I’m blind. In every first draft I write, it seems like I’m totally 100% blind, traveling through an unknown world, charting things I have no knowledge of, and most of it will need major reworking.

I’ll admit, I feel completely foolish putting up this post, because most of this seems like it should be obvious to any author. I just thought that since I’m writing my tenth novel, I would have figured it all out by now. Apparently not. So learn from my mistakes, I suppose, and accept your blindness and keep writing anyway. Unless you’re so brilliant that you churn out perfect first drafts. In that case, can we switch brains?

Posted by Michelle D. Argyle in Books, Out of Tune, Pieces, Writing Process, 12 comments

Bonded Book Club Visit

Bonded; Three Fairy Tales, One BondOn Wednesday night, I went to a book club run by my friend Ilima Todd. It was her month to choose the book, so she chose Bonded, which makes me feel all sorts of special. Thanks, Ilima!

I’ve done a few book club visits now. I think this was my fifth visit, but the first one I’ve done for Bonded. I was a little worried about how it all might work with three different books. Would it be too much to discuss all of those? Turns out several readers didn’t have the chance to finish all three books, but it was still easy to have a great discussion. Everyone was so kind, even when we discussed things not everyone particularly liked. Mostly, the discussion revolved around questions everyone had about the characters or the plot. What I find most interesting is that these questions are ones I’ve heard time and time again (especially when Cinders was first published). It’s fascinating because readers seem to gravitate toward the same issues every single time. At first, I worried this is because I’ve done something wrong in my writing. Did I not spend enough time on certain aspects? Did I leave a few things too vague? Did I do it all WRONG? (That’s like my greatest fear, ever, mind you).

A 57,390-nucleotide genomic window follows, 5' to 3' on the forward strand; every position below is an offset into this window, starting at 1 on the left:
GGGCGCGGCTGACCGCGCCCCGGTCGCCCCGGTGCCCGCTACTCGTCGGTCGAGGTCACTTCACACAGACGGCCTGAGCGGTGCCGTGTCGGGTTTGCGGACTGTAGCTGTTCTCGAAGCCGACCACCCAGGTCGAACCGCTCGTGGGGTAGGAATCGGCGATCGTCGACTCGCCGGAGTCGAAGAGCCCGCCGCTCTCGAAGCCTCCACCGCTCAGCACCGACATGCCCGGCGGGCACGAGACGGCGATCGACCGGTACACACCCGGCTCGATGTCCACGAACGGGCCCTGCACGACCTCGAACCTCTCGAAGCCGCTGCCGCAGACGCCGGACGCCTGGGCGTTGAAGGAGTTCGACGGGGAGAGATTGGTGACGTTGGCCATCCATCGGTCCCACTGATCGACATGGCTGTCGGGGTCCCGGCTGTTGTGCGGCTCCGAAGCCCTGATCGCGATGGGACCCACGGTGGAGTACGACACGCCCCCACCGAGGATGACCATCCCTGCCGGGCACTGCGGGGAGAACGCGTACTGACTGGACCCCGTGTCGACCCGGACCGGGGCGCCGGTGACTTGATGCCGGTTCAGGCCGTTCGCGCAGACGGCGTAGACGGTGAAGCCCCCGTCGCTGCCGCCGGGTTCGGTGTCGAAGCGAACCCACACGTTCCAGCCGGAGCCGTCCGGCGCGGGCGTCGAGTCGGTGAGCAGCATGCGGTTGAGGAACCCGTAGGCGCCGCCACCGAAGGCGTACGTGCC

I’ve realized over time, though, that I haven’t written anything wrong. As I’ve discussed before, there are no right answers. Everyone brings different things to a novel when they read it, but that’s why it is so interesting how different readers ask me the same questions over and over. To me, that means I did something right. The story I’ve written obviously begs different questions and different themes that make a large group of readers stop and think about those same things in a critical way. It’s more than entertainment, and that’s something pretty great.

I think attending book groups is one of my favorite things to do as author. It’s not because attention is focused on me and my book. It’s because I get an insight, in person, how my book has affects readers. I’ve heard the highest praise in these book groups and the harshest criticism. I’ve grown a lot because of it. Wouldn’t trade any of it for anything! Book clubs are awesome. I don’t belong to one, but someday I might. Do you belong to one?

Posted by Michelle D. Argyle in Bonded, Books, 7 comments

Bonded Launch Party at The King’s English Bookstore

First, a suspenseful story.